It’s also a real looker, every pixel has been lovingly hand crafted and it is one of the best looking 2D games on any format (although the CGI intro is a little rough).
Trapped 2 – 1997
Back when 3D was starting to appear in games such as Doom over in PC land people would look upon the lowly Amiga and pour scorn down upon it for it’s inability to display that extra dimension. Not so, said we, in a display of what I like to call ‘The Amiga Spirit’. We will learn to master the Z axis and then we will show the world!! This may have been followed by an ‘evil plan’ laugh, I don’t really remember.
And so the humble Amiga ventured out into the 3D world. Where the PC had Doom we had Gloom and Alien Breed 3D and where the PC had the Elder Scrolls we had this.
Okay, looking at it now it’s clearly uglier than a bag full of hammers but it was something of a revelation in the Amiga world when it was released.
Whereas it’s predecessor had been a psuedo 3D RPG similar in style to Dungeon Master this was fully 3D. Every enemy, building, tree, the camera movement, everything – all realised in glorious 3D-o-vision, something almost unheard of on any system at the time (even the PC was still churning out 3D games with 2D sprites at this time).
Evil’s Doom – 1998
Speaking of Dungeon Master it just so happens that this type of game is one that I feel has been sadly neglected over the years, whilst the point and click has seen a resurgence in recent years the DM clone has been restricted to little more than a few DS games.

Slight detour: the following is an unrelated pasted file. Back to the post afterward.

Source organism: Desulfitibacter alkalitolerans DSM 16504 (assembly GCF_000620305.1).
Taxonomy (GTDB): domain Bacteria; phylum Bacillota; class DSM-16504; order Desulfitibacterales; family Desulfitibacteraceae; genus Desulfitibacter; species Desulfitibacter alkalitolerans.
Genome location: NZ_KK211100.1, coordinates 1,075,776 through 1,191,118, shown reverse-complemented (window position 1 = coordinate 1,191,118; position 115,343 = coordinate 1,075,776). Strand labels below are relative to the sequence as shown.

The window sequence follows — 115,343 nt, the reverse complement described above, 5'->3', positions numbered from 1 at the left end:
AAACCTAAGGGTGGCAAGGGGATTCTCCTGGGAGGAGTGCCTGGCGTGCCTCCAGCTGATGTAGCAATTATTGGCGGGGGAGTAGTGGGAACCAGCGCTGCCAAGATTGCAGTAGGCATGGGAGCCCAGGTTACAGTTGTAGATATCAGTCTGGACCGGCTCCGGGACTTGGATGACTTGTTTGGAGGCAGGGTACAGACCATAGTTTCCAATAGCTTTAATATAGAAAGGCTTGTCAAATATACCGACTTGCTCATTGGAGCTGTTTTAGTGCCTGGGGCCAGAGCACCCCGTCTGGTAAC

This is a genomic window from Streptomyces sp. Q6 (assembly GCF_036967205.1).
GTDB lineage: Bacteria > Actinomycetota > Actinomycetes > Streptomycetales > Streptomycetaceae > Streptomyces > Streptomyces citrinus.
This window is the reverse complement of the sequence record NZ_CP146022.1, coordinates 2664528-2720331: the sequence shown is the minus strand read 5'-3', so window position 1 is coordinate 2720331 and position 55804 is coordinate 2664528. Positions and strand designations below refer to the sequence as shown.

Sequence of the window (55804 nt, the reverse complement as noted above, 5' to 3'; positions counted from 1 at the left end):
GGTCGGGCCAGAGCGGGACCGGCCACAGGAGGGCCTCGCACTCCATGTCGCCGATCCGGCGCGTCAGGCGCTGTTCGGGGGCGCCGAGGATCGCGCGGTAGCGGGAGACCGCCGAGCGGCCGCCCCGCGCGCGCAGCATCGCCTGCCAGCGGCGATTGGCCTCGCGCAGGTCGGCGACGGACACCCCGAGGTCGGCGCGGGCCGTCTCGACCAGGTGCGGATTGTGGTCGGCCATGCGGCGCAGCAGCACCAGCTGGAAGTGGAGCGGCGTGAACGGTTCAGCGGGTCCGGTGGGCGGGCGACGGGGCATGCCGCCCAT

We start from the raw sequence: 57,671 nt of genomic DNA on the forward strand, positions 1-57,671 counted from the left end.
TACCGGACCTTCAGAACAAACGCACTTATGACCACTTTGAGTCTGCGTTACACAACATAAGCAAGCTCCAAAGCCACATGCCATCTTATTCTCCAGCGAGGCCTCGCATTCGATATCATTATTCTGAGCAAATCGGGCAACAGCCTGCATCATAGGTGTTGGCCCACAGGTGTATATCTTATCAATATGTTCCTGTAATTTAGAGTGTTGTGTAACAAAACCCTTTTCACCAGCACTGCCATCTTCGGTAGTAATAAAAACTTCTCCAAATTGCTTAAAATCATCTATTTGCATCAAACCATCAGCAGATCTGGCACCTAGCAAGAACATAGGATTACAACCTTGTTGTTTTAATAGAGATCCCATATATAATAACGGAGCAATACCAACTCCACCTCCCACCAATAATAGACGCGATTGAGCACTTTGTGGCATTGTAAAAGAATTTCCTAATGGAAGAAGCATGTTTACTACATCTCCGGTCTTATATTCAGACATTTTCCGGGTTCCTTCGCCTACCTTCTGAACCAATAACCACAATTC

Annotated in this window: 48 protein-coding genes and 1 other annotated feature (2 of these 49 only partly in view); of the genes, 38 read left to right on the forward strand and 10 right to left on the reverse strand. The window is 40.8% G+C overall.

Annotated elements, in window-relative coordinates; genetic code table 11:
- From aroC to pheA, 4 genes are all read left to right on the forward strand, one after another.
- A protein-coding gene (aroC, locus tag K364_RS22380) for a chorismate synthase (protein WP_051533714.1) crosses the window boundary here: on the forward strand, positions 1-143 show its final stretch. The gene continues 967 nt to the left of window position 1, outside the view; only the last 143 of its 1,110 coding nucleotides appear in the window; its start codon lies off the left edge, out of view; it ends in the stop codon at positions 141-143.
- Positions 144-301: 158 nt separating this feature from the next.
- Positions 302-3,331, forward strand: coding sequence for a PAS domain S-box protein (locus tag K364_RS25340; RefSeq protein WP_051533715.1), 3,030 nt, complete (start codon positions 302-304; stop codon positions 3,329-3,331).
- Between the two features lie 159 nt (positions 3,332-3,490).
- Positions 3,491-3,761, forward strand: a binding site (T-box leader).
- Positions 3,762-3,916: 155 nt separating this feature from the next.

Evil’s Doom was a valiant effort to bring about a renaissance for this lost genre on the Amiga. It’s good too.
It doesn’t deviate too much from the standard party of four structure but it does it’s thing with a great deal of style. The graphics are a little grey but other than that it’s an absolute essential for fans of the genre.
It’s also available for free on aminet (http://aminet.net) so if you have an Amiga or UAE then you have no excuse not to check it out (it can be a pain to get up and running under UAE though).
onEscapee – 1998
Remember Another World (or whatever the hell you Americans called it, Out of this World or something)? Remember Flashback? Ever wonder why there weren’t more games out there like these?
Well all is not lost, Invictus gave us onEscapee (pronounced One Escapee) to satisfy these particular cravings. As you can probably work out, it owes a heavy debt to those games but manages to hold it’s own thanks to the strength of it’s graphics, atmosphere and great puzzles.
There is alot of trial and error involved and it’s not an easy game by any stretch of the imagination. The good news though, is that it’s also available on the PC and it’s free! Head on over to http://onescapee.invictus.hu/index.html to check it out.
Genetic Species – 1998
Another game published by Vulcan and developed by Marble Eyes. This time we’re in first person shooter territory.
Although technically the game doesn’t outdo it’s PC competition it’s gorgeous to look at (or it was at the time anyway), it’s fast paced, fun and has one particularly interesting game mechanic.